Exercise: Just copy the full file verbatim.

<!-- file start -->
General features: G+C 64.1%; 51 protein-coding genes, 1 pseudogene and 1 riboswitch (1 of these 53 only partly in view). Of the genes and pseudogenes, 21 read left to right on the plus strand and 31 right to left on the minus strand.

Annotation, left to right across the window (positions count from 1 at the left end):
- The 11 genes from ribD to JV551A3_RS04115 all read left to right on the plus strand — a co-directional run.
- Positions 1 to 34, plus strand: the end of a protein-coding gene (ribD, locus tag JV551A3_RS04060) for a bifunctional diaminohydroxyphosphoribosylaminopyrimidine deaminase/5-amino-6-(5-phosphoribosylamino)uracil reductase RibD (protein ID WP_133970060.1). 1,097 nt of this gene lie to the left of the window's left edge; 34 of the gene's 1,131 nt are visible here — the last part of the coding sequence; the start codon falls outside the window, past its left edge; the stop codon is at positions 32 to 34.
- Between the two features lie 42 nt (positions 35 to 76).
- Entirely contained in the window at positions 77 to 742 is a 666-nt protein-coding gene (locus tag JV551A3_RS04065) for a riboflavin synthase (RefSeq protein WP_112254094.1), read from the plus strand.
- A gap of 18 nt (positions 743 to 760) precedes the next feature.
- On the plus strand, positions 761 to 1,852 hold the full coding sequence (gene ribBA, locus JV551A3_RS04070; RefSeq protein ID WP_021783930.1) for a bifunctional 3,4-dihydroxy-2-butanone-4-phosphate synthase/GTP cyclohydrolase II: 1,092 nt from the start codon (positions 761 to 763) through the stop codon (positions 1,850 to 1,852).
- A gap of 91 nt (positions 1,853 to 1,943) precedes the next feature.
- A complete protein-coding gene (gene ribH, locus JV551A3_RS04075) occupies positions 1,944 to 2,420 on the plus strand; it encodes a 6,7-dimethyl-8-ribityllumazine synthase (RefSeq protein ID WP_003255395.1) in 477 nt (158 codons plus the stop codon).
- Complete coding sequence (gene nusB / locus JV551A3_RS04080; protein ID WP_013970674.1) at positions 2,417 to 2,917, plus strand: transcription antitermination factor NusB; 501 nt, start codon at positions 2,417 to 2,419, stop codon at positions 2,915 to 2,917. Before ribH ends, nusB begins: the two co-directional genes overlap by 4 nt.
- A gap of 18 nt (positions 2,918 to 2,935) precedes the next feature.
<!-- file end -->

General features: G+C 64.1%; 51 protein-coding genes, 1 pseudogene and 1 riboswitch (1 of these 53 only partly in view). Of the genes and pseudogenes, 21 read left to right on the plus strand and 31 right to left on the minus strand.

Annotation, left to right across the window (positions count from 1 at the left end):
- The 11 genes from ribD to JV551A3_RS04115 all read left to right on the plus strand — a co-directional run.
- Positions 1 to 34, plus strand: the end of a protein-coding gene (ribD, locus tag JV551A3_RS04060) for a bifunctional diaminohydroxyphosphoribosylaminopyrimidine deaminase/5-amino-6-(5-phosphoribosylamino)uracil reductase RibD (protein ID WP_133970060.1). 1,097 nt of this gene lie to the left of the window's left edge; 34 of the gene's 1,131 nt are visible here — the last part of the coding sequence; the start codon falls outside the window, past its left edge; the stop codon is at positions 32 to 34.
- Between the two features lie 42 nt (positions 35 to 76).
- Entirely contained in the window at positions 77 to 742 is a 666-nt protein-coding gene (locus tag JV551A3_RS04065) for a riboflavin synthase (RefSeq protein WP_112254094.1), read from the plus strand.
- A gap of 18 nt (positions 743 to 760) precedes the next feature.
- On the plus strand, positions 761 to 1,852 hold the full coding sequence (gene ribBA, locus JV551A3_RS04070; RefSeq protein ID WP_021783930.1) for a bifunctional 3,4-dihydroxy-2-butanone-4-phosphate synthase/GTP cyclohydrolase II: 1,092 nt from the start codon (positions 761 to 763) through the stop codon (positions 1,850 to 1,852).
- A gap of 91 nt (positions 1,853 to 1,943) precedes the next feature.
- A complete protein-coding gene (gene ribH, locus JV551A3_RS04075) occupies positions 1,944 to 2,420 on the plus strand; it encodes a 6,7-dimethyl-8-ribityllumazine synthase (RefSeq protein ID WP_003255395.1) in 477 nt (158 codons plus the stop codon).
- Complete coding sequence (gene nusB / locus JV551A3_RS04080; protein ID WP_013970674.1) at positions 2,417 to 2,917, plus strand: transcription antitermination factor NusB; 501 nt, start codon at positions 2,417 to 2,419, stop codon at positions 2,915 to 2,917. Before ribH ends, nusB begins: the two co-directional genes overlap by 4 nt.
- A gap of 18 nt (positions 2,918 to 2,935) precedes the next feature.